CRINI ;…[…]…[re Luminol]. in my opinion is the most important element of this whole story – at least in one case we are superimposed on the DNA of the victim, on this footprint, with the DNA of Knox. Then we, to imagine – understand? – that this DNA comes from something other than Kercher’s blood, we have to conjecture that there is a substance that is exalted by Luminol through a reagent X, which is certainly not signalled, but which we hypothesize, and that for the very part that was torn, clearly left either by Knox or by Kercher, of course, or perhaps by Kercher, but in that case then on that point, let’s say, there would be the Knox DNA itself. 

He believes the most incriminating evidence of all is against Knox:

…[…]… So there is a fluorescence in Romanelli’s room, which remarks at the same time – we are not in the victim’s room, we are not in the Knox room, indeed, that of Knox is totally cleaned from this point of view – simultaneously refers to DNA victim and Knox.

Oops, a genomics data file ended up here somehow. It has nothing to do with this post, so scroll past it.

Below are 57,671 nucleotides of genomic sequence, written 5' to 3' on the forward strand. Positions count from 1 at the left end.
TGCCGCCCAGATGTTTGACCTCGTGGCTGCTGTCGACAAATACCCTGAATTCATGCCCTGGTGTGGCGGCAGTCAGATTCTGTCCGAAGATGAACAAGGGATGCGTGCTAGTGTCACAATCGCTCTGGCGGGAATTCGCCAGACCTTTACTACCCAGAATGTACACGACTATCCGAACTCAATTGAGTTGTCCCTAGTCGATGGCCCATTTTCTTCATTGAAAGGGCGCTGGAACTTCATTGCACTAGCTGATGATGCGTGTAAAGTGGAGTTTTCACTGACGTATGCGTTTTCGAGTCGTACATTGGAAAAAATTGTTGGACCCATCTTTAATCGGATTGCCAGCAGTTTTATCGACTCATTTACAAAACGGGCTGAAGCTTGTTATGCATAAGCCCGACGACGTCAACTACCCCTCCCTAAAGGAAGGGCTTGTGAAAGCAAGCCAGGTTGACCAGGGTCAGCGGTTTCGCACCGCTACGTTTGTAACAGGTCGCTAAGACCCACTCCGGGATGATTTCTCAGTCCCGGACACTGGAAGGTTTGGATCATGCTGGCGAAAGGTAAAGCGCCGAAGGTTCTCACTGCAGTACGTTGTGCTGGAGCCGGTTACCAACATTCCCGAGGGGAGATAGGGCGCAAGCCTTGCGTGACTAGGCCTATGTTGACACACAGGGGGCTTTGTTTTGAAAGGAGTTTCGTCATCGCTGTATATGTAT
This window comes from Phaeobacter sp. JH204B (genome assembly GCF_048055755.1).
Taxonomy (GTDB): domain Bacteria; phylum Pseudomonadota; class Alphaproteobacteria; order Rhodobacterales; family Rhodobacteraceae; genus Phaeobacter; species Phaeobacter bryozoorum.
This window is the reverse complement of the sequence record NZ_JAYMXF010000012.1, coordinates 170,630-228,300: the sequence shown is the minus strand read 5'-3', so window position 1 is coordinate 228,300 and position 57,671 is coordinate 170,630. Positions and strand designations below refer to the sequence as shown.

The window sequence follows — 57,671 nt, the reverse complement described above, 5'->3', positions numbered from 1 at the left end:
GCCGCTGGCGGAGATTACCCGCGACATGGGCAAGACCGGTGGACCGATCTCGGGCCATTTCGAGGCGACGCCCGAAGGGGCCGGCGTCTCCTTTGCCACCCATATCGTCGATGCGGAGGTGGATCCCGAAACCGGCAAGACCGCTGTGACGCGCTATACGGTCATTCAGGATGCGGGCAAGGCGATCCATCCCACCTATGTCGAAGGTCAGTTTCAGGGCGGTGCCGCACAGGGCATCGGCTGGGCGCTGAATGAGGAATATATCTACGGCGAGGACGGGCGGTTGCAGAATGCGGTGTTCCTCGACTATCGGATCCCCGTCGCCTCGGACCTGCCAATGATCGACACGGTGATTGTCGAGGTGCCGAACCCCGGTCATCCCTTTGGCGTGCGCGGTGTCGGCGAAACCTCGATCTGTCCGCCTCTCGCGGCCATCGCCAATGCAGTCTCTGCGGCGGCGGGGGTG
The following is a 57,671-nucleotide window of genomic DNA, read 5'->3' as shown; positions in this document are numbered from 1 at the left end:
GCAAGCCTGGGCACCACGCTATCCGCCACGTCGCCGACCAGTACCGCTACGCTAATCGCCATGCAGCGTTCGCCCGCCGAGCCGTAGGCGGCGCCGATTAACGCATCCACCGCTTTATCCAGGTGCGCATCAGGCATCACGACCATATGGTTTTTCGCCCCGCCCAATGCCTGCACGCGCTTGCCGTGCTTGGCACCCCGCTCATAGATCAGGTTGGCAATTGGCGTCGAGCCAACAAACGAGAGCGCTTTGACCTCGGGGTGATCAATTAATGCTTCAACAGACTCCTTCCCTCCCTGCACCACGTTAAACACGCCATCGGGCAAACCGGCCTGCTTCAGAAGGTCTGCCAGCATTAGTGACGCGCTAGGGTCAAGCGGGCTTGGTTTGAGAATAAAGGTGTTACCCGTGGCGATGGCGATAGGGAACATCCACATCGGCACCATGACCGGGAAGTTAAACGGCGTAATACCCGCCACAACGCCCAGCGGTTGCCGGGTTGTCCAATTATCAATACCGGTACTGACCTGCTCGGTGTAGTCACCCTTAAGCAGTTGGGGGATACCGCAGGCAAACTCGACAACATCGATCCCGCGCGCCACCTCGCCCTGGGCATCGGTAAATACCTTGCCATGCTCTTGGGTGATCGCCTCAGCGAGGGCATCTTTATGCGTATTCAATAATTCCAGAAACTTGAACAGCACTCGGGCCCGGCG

…[…]… That in this room of the Italian, in which the presence of the other two is certainly there … yes, precisely in that room they were given a convention the two strangers, leaving their DNA exactly in the same spot in the room.’

In other words, Knox has trailed Meredith’s blood into Filomena’s room and shed her own DNA on exactly the same spot as the victim’s and that they were mixed together.

Next, there is the issue of the staged burglary, the clean-up operation and the attempt to subvert investigators.  Only one person had the motive to go to these lengths, he claims.  He specifies the glass from the window found on top of the clothes and not underneath.  He sets out why the staged burglary is a part of a ‘post factum plan’. The plan he explains is to point to a third party, Guede, as the sole perpetrator.  He doesn’t accept that the fact of the break in at the Milan nursery just days before shows a pattern and argues that Guede would not have broken in to the cottage.